... and people working in CEO roles in dream jobs have no incentive to quit. In today's world most companies award loyal employees with nothing. When you're the CEO of a struggling company and you have reached a point where the pile of pink slips is just around the corner, how can you expect your best and brightest not to look around?
I think Mark is right, that chronic switching is a leading indicator of selfishness. But the days when employees are kept around while they fill out their pensions are gone. Most employers are signaling that it's every man for himself.
Forget "dream jobs". This example is not just ridiculously inappropriate: it actually works against the authors point.
If you founded a startup, then quit abruptly at the first sign of real challenges, and now you're trying to found another startup - how would prospective investors look at you? (Even if the former investors aren't already suing you, which is entirely possible).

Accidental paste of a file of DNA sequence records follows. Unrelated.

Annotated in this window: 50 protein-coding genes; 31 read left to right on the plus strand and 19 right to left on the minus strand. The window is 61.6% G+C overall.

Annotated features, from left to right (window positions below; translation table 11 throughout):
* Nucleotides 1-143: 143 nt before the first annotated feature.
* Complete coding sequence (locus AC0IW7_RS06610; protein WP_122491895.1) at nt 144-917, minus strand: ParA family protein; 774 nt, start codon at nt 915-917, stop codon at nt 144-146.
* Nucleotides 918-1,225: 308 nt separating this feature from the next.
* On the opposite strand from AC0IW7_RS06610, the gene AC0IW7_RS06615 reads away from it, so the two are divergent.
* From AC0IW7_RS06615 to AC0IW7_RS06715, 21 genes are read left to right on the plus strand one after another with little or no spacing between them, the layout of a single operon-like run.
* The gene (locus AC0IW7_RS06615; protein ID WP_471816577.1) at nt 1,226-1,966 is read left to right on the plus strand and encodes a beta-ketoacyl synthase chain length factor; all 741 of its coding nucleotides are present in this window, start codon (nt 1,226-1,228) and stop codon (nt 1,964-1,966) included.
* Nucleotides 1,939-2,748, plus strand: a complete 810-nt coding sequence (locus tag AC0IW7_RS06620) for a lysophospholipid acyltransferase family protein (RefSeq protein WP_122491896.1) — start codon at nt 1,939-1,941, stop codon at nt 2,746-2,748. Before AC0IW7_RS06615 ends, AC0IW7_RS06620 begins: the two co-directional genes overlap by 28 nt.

On the other hand, if you are an early startup hire, and you stick with what is obviously one of the vast majority of failed startups, so you get to be fired when they reduce their headcount to what they consider the best engineer (you, alas, happen to be considered the 2nd best) - how is an employer going to look at you, compared to someone who left two months before?
That's right - you were fired, and he quit. There's obviously something wrong with you.
Comparing employees to founders isn't only completely bogus - it also shows why the entire article is false, trying to explain why employees need to behave like founders while they are a very, very different thing.